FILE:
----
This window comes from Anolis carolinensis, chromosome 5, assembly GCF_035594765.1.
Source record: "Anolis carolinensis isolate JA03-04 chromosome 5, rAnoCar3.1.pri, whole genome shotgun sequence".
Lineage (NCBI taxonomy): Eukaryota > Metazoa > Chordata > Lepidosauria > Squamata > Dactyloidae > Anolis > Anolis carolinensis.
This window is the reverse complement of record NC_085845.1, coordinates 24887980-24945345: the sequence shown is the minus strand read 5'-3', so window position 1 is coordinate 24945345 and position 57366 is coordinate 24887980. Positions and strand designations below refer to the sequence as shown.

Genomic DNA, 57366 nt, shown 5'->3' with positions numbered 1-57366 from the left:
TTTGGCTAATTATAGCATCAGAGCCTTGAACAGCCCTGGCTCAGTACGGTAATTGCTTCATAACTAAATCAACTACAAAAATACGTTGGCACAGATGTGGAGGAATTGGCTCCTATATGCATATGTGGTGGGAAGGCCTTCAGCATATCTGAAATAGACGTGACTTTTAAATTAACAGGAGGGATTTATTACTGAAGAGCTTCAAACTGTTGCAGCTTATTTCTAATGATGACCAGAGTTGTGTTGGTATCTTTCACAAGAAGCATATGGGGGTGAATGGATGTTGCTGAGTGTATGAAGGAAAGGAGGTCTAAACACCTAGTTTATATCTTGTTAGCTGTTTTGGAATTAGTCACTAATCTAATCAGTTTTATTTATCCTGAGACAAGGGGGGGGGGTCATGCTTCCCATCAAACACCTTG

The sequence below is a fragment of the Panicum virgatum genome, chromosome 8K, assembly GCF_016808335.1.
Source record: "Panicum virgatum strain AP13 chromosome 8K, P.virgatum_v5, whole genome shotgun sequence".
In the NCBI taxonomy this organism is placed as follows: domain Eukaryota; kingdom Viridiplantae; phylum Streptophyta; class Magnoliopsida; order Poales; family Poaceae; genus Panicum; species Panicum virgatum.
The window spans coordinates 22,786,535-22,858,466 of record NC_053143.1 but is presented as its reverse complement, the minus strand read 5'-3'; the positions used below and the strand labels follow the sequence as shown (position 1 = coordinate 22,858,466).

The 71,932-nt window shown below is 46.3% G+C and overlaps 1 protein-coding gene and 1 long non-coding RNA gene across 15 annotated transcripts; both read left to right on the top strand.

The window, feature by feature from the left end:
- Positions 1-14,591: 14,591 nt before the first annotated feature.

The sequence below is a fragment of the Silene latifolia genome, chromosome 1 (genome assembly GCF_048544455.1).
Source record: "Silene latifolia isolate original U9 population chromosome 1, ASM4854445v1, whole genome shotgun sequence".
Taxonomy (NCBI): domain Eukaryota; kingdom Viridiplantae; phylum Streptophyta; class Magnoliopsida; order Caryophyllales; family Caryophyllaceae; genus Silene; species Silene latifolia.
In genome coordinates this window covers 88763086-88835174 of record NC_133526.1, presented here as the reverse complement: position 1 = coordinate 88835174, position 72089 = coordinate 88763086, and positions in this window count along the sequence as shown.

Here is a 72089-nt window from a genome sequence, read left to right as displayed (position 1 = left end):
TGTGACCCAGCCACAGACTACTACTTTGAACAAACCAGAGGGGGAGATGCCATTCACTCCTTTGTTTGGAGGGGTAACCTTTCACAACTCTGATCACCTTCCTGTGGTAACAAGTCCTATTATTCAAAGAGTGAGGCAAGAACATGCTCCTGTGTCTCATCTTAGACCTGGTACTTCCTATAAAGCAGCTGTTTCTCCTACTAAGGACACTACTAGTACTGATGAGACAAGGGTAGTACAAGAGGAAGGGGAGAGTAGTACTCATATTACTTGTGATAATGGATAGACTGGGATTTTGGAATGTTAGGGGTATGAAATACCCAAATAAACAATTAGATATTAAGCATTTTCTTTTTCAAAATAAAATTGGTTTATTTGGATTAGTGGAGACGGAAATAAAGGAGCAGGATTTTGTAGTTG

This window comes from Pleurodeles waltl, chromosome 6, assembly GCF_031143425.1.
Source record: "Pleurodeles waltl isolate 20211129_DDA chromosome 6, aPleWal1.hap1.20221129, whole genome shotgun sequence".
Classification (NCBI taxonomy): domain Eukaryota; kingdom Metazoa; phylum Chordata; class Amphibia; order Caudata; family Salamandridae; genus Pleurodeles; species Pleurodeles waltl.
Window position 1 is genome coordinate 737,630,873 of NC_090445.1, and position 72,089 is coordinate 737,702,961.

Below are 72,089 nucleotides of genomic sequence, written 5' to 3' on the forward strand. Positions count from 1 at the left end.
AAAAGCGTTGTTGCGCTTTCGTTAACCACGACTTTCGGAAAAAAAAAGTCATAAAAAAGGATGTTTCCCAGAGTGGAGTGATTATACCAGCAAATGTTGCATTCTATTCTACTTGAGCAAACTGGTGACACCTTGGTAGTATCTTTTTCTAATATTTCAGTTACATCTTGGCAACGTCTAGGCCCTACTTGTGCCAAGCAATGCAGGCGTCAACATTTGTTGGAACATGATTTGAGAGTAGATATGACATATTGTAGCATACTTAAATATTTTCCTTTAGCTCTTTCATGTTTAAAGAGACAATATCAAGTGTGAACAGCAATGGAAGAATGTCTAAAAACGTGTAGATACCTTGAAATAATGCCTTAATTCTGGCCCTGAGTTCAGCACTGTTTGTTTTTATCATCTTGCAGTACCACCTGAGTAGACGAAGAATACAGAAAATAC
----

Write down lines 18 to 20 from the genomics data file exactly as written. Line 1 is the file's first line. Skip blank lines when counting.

Here is a 72089-nt window from a genome sequence, read left to right as displayed (position 1 = left end):
TGTGACCCAGCCACAGACTACTACTTTGAACAAACCAGAGGGGGAGATGCCATTCACTCCTTTGTTTGGAGGGGTAACCTTTCACAACTCTGATCACCTTCCTGTGGTAACAAGTCCTATTATTCAAAGAGTGAGGCAAGAACATGCTCCTGTGTCTCATCTTAGACCTGGTACTTCCTATAAAGCAGCTGTTTCTCCTACTAAGGACACTACTAGTACTGATGAGACAAGGGTAGTACAAGAGGAAGGGGAGAGTAGTACTCATATTACTTGTGATAATGGATAGACTGGGATTTTGGAATGTTAGGGGTATGAAATACCCAAATAAACAATTAGATATTAAGCATTTTCTTTTTCAAAATAAAATTGGTTTATTTGGATTAGTGGAGACGGAAATAAAGGAGCAGGATTTTGTAGTTG

This window comes from Pleurodeles waltl, chromosome 6, assembly GCF_031143425.1.